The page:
Our Story: Building The Global Colony
“When we looked down into that empty hive body, shared a long slow gaze, realizing we’d lost our first honey bee colony to Colony Collapse Disorder, in remote, rural North Carolina, my knees went suddenly weak. I sat down hard in the field grass and wept in disbelief. I thought it couldn’t happen way out there,” recalls Friends of Honeybees founder, N’ann Harp. “That had been our hope in 2004, anyway. Our fantasy, as it turned out.”
It can happen here. It is happening here.
“I was a budding beekeeper, an enthusiastic honey package designer and marketer during the mid-90’s after moving to Asheville, in the mountains of Western North Carolina from my Pentagon neighborhood outside of Washington, D.C. I’d left D.C. at the urging of my then boyfriend who said, ‘You don’t have to live right ON the bullseye, do you?’
I didn’t realize I was relocating onto a whole new kind of bullseye.”
‘Keeping bees in the carefully-cared-for-but-romanticized-way we were going about it was engrossing, often-challenging but also a highly-hypnotic fantasy. A luxury.’
Seeing that first lost colony was like waking up out of a dream, Harp remembers. It set in motion a long series of realizations culminating in a personal epiphany:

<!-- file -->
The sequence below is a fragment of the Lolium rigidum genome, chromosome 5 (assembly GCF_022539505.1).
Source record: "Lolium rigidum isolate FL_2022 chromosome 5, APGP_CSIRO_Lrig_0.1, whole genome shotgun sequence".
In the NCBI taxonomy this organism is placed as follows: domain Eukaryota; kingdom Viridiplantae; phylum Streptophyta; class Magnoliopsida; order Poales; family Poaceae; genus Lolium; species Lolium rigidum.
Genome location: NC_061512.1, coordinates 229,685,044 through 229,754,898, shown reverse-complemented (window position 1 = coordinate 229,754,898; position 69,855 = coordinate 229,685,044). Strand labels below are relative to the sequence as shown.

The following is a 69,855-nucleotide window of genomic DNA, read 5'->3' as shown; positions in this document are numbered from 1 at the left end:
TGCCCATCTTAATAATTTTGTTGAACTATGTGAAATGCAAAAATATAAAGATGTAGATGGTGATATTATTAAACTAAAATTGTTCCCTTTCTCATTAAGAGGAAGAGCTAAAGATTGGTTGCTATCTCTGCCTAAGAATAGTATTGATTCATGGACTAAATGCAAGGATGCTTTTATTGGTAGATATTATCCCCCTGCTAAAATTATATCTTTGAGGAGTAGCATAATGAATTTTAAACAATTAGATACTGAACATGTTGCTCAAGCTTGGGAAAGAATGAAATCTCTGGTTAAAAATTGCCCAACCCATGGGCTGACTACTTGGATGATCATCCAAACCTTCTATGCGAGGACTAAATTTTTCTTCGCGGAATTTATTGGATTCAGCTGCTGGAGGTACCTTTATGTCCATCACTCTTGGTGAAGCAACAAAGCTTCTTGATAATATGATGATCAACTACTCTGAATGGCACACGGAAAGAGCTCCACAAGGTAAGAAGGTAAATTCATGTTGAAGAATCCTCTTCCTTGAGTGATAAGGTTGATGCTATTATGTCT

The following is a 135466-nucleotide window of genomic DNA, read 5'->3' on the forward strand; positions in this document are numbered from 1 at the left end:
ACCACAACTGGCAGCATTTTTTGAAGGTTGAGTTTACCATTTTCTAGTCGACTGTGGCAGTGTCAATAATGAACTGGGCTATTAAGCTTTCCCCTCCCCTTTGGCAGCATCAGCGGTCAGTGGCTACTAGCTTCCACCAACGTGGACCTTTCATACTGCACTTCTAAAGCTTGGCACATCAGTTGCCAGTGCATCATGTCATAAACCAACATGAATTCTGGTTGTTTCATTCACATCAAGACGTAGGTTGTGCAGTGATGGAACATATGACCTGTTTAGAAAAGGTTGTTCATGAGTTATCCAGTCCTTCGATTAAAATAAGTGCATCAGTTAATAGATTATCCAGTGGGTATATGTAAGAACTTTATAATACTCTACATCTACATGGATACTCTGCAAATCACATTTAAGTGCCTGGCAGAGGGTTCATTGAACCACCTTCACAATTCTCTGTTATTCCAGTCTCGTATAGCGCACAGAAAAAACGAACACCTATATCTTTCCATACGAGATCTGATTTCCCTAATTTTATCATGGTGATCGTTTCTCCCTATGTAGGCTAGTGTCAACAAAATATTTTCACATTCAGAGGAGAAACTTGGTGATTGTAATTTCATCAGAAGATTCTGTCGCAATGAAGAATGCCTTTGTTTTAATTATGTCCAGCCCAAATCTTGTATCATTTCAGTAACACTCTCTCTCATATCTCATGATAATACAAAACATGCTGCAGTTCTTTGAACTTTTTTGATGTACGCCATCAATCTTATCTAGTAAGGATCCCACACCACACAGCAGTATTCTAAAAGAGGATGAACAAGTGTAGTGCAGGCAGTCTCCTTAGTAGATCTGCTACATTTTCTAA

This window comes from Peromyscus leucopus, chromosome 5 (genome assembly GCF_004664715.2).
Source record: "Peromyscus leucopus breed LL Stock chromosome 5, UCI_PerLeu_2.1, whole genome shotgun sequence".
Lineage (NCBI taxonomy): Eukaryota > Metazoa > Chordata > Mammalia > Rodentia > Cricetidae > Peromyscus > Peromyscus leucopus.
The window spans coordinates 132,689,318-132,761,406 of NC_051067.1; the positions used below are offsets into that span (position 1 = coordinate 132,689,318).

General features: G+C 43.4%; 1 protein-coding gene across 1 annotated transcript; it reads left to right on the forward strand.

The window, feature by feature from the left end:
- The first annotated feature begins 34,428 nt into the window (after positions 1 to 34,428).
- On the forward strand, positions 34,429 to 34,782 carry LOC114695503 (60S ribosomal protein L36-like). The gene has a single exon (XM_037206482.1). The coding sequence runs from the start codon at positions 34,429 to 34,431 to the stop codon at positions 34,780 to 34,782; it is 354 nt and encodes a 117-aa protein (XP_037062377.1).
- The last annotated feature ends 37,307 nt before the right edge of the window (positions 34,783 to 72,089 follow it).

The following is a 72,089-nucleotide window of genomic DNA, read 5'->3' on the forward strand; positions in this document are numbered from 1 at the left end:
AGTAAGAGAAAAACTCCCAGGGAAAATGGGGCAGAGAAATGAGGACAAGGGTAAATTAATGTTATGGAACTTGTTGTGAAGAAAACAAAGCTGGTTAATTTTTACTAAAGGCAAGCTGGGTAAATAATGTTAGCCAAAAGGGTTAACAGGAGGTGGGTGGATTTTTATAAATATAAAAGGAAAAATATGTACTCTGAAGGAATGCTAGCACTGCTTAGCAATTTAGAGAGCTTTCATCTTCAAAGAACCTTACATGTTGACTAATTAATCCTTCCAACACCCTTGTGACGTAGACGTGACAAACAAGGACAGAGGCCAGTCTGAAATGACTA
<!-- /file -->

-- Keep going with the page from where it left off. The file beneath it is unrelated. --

“I could do more to help avert a slowly advancing global food disaster by not continuing to have the idyllic pleasure of beekeeping as a time-consuming hobby, and instead apply my experience as a community organizer, designer, media consultant and national-level consumer advocate - to educate and engage the non-beekeeping public in support of research and local beekeeping – everywhere.”
Side-by-side incorporation of the cause-driven for-profit (Friends of Honeybees, Inc.) and a sister non-profit (Friends of Honeybees Foundation) gave Harp the clean, arm’s-length combination of legal structures from which to create both traditional non-profit fund-raising jobs, as well as social-capital-based investment and employment opportunities, especially as they relate to human’s most relied-upon cross-species friend – the honey bee.
“I had to give up the fantasy of there being one-dimensional answers,” Harp says, “and instead help build a global colony, whose collective-brain-matrix can connect and can cooperatively tease out imaginative, sustainable ways to survive … and thrive.”